As I mentioned in my prior post, I’ve been starting to think about larger, more long-term projects (dare I even say the word, thesis?) Yes, it’s early, but I’m also very excited as I’ve begun throwing around ideas and doing more research.
I’m reading more books (beyond my course load), which include literary nonfiction, theory, criticism, and poetry. It’s a slow process given how much work I have with my own classes, but reading a short piece every day eats into a pile of reading.[flickr id=”12961743474″ thumbnail=”medium_640″ overlay=”true” size=”medium_640″ group=”” align=”none”]
In an effort to read more poetry, I’ve decided to start each day with reading a poem (or three). Today, I (re)read from Carmen Giménez Smith’s Milk and Filth. As much as I love poetry and respect poets, I’ve never really considered myself much of one. That is something that I would like to change as I begin working towards a larger work. I began experimenting with prose poems last year, and I’m exciting about where this exploration is heading, but I would absolutely love to be better read in terms of poetry.
A couple weeks ago in my Nonfiction Workshop, we had the privilege of speaking with Amy Leach, author of “Things That Are,” and she offered us some valuable advice: read outside your genre.
One of the characteristics I love about Leach’s work is her unique style and diction. She revealed that she often reads work from different genres and centuries, including sermons, theory, and philosophy, and it is obvious that her reading choices influence her distinctive style.
In addition to expanding my reading, I’m also doing some physical research. One of the topics I’m interested in writing about is the mind/body split, so I am paying more attention to the health and movement of my body…unfortunately I also came down with a nasty virus this week, just when I was starting to get into a yoga practice. The body needs rest, so I must listen, but the work doesn’t stop coming, so the mind gets no reprieve![flickr id=”12961747194″ thumbnail=”medium” overlay=”true” size=”medium” group=”” align=”none”]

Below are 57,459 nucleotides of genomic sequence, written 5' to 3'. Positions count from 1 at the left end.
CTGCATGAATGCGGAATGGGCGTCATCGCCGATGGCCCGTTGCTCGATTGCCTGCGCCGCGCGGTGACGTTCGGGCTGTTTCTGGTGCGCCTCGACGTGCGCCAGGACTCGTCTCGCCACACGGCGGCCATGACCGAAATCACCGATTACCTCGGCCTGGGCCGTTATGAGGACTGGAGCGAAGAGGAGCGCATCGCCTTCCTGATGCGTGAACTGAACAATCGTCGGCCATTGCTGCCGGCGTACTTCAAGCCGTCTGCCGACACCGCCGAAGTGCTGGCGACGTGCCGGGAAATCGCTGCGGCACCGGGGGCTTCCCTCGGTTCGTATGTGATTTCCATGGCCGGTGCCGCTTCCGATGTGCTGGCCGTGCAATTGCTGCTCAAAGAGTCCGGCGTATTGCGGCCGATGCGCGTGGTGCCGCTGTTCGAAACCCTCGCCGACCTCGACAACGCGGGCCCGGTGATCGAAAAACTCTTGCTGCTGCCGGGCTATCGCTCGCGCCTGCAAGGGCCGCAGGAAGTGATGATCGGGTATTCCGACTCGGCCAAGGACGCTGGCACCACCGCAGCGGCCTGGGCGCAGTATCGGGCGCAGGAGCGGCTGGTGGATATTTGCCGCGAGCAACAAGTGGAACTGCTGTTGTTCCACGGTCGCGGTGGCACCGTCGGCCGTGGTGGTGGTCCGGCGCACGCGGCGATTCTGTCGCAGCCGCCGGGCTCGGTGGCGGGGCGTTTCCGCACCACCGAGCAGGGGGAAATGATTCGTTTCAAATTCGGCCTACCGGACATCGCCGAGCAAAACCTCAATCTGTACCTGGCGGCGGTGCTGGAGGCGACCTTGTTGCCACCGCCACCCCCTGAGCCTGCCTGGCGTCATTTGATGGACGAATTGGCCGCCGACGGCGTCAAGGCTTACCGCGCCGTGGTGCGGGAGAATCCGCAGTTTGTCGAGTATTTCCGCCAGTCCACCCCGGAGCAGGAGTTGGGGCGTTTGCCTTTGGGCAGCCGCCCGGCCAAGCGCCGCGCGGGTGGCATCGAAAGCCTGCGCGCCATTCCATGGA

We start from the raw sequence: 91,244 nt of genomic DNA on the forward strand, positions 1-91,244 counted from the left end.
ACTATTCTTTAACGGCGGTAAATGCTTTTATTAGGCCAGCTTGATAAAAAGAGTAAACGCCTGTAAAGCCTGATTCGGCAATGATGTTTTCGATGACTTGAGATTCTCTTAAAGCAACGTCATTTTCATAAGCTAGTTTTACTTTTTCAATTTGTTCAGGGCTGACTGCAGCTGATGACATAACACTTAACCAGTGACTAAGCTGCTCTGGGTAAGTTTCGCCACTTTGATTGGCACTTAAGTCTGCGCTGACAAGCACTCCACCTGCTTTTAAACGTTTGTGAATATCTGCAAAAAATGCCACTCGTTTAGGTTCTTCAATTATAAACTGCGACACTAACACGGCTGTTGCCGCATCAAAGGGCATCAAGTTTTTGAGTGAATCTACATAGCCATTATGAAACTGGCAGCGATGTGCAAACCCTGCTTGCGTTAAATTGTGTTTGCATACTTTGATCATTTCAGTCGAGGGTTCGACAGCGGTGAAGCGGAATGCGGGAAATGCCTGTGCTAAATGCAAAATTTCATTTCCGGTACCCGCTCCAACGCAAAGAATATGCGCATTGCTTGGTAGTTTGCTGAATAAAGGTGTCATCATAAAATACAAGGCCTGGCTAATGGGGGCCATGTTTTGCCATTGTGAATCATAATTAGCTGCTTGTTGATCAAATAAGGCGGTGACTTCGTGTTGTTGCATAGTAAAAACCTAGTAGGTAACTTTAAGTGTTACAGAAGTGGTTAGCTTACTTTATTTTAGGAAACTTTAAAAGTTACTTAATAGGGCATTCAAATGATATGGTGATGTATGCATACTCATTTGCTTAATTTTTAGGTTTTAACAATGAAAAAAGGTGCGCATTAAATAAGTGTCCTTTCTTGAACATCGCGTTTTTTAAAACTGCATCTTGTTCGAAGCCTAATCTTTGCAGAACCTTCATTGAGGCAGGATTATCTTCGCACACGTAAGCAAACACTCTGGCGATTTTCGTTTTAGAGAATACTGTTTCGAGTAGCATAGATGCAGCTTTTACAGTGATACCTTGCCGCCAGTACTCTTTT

Moral of the story: in grad school, don’t get sick, or you will have an exciting weekend that probably looks a little too much like the above photo. Seriously, grad students and grad students-to-be, take care of yourselves. I know students often joke about how terribly unhealthy this lifestyle is, but I can’t stress enough the importance of eating well, exercising, and for the love of everything, getting a good night’s sleep. You can’t produce work and be on top of your academic game if you’re sniffling and sneezing and battling headaches and chills. And while it’s common sense advice, as I work my way into tackling ideas related to the mind/body split, it has become even more central to my life. Here’s hoping for warmer weather, sunshine, and no more sniffles!